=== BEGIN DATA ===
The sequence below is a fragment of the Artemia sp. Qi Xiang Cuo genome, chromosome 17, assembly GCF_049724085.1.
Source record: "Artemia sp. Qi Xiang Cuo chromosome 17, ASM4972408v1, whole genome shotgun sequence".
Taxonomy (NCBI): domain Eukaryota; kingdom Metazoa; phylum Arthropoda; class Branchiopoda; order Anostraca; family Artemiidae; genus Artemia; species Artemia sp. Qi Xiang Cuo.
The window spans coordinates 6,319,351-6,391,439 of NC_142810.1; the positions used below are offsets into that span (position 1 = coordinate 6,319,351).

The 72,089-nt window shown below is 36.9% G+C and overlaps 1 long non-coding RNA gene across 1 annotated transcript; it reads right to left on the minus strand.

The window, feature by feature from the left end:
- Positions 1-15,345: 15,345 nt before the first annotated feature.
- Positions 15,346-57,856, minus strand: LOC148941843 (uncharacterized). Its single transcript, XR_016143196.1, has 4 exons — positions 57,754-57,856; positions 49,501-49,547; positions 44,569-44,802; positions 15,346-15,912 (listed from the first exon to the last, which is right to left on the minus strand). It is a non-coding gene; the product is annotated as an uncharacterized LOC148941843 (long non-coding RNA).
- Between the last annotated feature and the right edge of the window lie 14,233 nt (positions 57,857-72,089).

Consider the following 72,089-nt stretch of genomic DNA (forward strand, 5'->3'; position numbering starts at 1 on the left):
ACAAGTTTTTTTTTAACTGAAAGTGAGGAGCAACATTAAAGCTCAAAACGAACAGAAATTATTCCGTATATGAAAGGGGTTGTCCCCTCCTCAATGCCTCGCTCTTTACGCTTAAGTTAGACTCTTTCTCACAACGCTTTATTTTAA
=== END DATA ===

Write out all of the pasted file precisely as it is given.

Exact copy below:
The sequence below is a fragment of the Artemia sp. Qi Xiang Cuo genome, chromosome 17, assembly GCF_049724085.1.
Source record: "Artemia sp. Qi Xiang Cuo chromosome 17, ASM4972408v1, whole genome shotgun sequence".
Taxonomy (NCBI): domain Eukaryota; kingdom Metazoa; phylum Arthropoda; class Branchiopoda; order Anostraca; family Artemiidae; genus Artemia; species Artemia sp. Qi Xiang Cuo.
The window spans coordinates 6,319,351-6,391,439 of NC_142810.1; the positions used below are offsets into that span (position 1 = coordinate 6,319,351).

The 72,089-nt window shown below is 36.9% G+C and overlaps 1 long non-coding RNA gene across 1 annotated transcript; it reads right to left on the minus strand.

The window, feature by feature from the left end:
- Positions 1-15,345: 15,345 nt before the first annotated feature.
- Positions 15,346-57,856, minus strand: LOC148941843 (uncharacterized). Its single transcript, XR_016143196.1, has 4 exons — positions 57,754-57,856; positions 49,501-49,547; positions 44,569-44,802; positions 15,346-15,912 (listed from the first exon to the last, which is right to left on the minus strand). It is a non-coding gene; the product is annotated as an uncharacterized LOC148941843 (long non-coding RNA).
- Between the last annotated feature and the right edge of the window lie 14,233 nt (positions 57,857-72,089).

Consider the following 72,089-nt stretch of genomic DNA (forward strand, 5'->3'; position numbering starts at 1 on the left):
ACAAGTTTTTTTTTAACTGAAAGTGAGGAGCAACATTAAAGCTCAAAACGAACAGAAATTATTCCGTATATGAAAGGGGTTGTCCCCTCCTCAATGCCTCGCTCTTTACGCTTAAGTTAGACTCTTTCTCACAACGCTTTATTTTAA